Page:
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modeling. The theory has often been called a bridge between behaviorist and cognitive learning theories because it encompasses attention, memory, and motivation. People learn through observing others’ behavior, attitudes, and outcomes of those behaviors. “Most human behavior is learned observationally through modeling: from observing others, one forms an idea of how new behaviors are performed, and on later occasions this coded information serves as a guide for action.” (Bandura, 1997). Social learning theory explains human behavior in terms of continuous reciprocal interaction between cognitive, behavioral, and environmental influences. There are necessary conditions for effective modelling which includes attention, retention, reproduction and motivation. Since student nurses are exposed to lectures and RLE’s ( Related Learning Experience), their attention to such subjects is developed. Through their exposure on duties on clinics, hospitals and community, it contributes to their retention and reproduction of these information. Since, they already have this first-hand experience, they are now motivated to imitate and do it all over again because they saw it as something new and developed a good reason to imitate. The theory is related to Vygotsky’s Social Development Theory and Lave’s Situated Learning, which also emphasize the importance of social learning. Lave’s Situated Learning, in contrast with most classroom learning activities that involve abstract knowledge which is and out of context, Lave argues that learning is situated; that is, as it normally occurs, learning is embedded within activity, context and culture. It is also usually unintentional rather than deliberate. Lave and Wenger (1991) call this a process of “legitimate peripheral participation.” Knowledge needs to be presented in authentic contexts — settings and situations that would normally involve that knowledge. Social interaction and collaboration are essential components of situated learning — learners become involved in a “community of practice” which embodies certain beliefs and behaviors to be acquired. As the beginner or novice moves from the periphery of a community to its center, he or she becomes more active and engaged within the culture and eventually assumes the role of an expert. Other researchers have further developed Situated Learning theory. Brown, Collins & Duguid (1989) emphasize the idea of cognitive apprenticeship: “Cognitive apprenticeship supports learning in a domain by enabling students to acquire, develop and use cognitive tools in authentic domain activity. Learning, both outside and inside school, advances through collaborative social interaction and the social construction of knowledge.” There are different nursing subjects that student nurses are enrolled to, which makes them efficient enough to take the role of being an advocate to learning. Considering the fact that they have their duties, outside school, they learn more and gain knowledge on what is really happening with our world today. Our study talks about knowledge, Lave gave an example how
human beings acquire knowledge inside and outside school. As early as second years, student nurses have their clinical duty and community duty. They apply what they learn in the school, and also gain additional knowledge outside school that enhances their familiarity with the situation. ****ito paedit na lang, I mean padagdag ng relevance sa study natin. Vygotsky’s Social Development Theory is the work of Russian psychologist Lev Vygotsky (1896-1934), It asserts three major themes: 1. Social interaction plays a fundamental role in the process of cognitive development. In contrast to Jean Piaget’s understanding of child development (in which development necessarily precedes learning), Vygotsky felt social learning precedes development. He states: “Every function in the child’s cultural development appears twice: first, on the social level, and later, on the individual level; first, between people (interpsychological) and then inside the child (intrapsychological).” (Vygotsky, 1978). 2. The More Knowledgeable Other (MKO). The MKO refers to anyone who has a better understanding or a higher ability level than the learner, with respect to a particular task, process, or concept. The MKO is normally thought of as being a teacher, coach, or older adult, but the MKO could also be peers, a younger person, or even computers. 3. The Zone of Proximal Development (ZPD). The ZPD is the distance between a student’s ability to perform a task under adult guidance and/or with peer collaboration and the student’s ability solving the problem independently. According to Vygotsky, learning occurred in this zone. Vygotsky focused on the connections between people and the sociocultural context in which they act and interact in shared experiences (Crawford, 1996). According to Vygotsky, humans use tools that develop from a culture, such as speech and writing, to mediate their social environments. Initially children develop these tools to serve solely as social functions, ways to communicate needs. Vygotsky believed that the internalization of these tools led to higher thinking skills. Applications of the Vygotsky’s Social Development Theory Many schools have traditionally held a transmissionist or instructionist model in which a teacher or lecturer ‘transmits’ information to students. In contrast, Vygotsky’s theory promotes learning contexts in which students play an active role in learning. Roles of the teacher and student are therefore shifted, as a teacher should collaborate with his or her students in order to help facilitate meaning construction in students. Learning therefore becomes a reciprocal experience for the students and teacher. For more information, see:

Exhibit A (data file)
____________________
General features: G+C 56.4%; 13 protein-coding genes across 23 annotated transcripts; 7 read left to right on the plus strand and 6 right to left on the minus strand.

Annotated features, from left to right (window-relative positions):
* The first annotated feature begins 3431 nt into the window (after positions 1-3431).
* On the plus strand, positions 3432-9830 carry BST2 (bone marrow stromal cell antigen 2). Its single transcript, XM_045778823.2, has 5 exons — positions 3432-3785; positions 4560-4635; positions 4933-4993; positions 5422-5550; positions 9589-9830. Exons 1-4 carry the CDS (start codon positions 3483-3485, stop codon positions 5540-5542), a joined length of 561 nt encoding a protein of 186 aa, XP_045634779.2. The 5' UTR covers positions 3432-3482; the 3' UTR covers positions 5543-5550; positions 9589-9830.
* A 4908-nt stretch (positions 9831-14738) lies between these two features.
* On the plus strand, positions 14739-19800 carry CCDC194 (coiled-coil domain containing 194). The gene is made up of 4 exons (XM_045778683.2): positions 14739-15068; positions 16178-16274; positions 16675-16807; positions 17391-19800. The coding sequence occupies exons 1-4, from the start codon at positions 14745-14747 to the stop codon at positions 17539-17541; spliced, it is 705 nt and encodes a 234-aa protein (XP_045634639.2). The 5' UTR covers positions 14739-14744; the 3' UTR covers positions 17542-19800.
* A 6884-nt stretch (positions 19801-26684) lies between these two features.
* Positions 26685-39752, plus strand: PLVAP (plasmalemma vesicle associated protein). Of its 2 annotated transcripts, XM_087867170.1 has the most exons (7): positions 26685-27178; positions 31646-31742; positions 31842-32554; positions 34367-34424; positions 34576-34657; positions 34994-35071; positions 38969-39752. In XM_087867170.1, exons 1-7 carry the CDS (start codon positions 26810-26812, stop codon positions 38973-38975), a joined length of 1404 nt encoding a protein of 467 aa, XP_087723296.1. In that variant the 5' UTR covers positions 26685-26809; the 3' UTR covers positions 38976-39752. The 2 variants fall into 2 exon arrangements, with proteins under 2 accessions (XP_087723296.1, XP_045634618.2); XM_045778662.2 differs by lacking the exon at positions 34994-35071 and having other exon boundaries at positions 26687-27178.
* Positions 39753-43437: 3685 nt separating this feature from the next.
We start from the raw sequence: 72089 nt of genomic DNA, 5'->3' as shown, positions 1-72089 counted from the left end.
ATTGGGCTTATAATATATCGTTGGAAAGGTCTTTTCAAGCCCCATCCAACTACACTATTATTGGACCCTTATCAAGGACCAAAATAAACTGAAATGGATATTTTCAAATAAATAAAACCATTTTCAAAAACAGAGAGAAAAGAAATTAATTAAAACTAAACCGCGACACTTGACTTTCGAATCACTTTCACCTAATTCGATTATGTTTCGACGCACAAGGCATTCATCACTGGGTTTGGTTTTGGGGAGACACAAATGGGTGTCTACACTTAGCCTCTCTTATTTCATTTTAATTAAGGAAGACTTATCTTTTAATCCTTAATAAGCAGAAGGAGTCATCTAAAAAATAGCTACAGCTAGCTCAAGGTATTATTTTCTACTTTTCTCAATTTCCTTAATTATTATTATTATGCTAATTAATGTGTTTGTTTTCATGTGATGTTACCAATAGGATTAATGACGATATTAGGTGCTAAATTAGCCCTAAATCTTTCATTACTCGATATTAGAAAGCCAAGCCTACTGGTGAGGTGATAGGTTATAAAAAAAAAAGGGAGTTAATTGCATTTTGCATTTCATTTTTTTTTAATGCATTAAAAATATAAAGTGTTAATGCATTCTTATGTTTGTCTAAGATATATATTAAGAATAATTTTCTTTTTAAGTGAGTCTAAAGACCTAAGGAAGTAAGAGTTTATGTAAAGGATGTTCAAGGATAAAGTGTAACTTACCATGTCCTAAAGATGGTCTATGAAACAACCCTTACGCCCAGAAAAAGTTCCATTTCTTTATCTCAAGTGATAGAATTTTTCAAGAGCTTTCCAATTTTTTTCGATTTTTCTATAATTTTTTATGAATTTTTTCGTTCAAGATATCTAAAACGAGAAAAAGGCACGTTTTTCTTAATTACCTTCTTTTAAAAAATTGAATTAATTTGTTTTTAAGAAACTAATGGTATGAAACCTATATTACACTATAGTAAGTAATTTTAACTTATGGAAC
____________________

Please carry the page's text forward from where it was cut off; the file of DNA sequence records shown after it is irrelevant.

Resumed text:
Driscoll, M. P. (1994). Psychology of Learning for Instruction. Needham, MA: Allyn & Bacon.
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Crawford, K. (1996) Vygotskian approaches to human development in the information era. Educational Studies in Mathematics. (31) 43-62. Vygotsky, L.S. (1978). Mind and society: The development of higher mental processes. Cambridge, MA: Harvard University Press. Wertsch, James V. Sohmer, Richard. (1995). Vygotsky on learning and development. Human Development. (38 ) 332-37. Brown, J.S., Collins, A. & Duguid, S. (1989). Situated cognition and the culture of learning. Educational Researcher, 18(1), 32-42. Lave, J. (1988). Cognition in Practice: Mind, mathematics, and culture in everyday life. Cambridge, UK: Cambridge University Press. Lave, J., & Wenger, E. (1990). Situated Learning: Legitimate Periperal Participation. Cambridge, UK: Cambridge University Press.
Bandura, A. (1977). Social Learning Theory. New York: General Learning Press.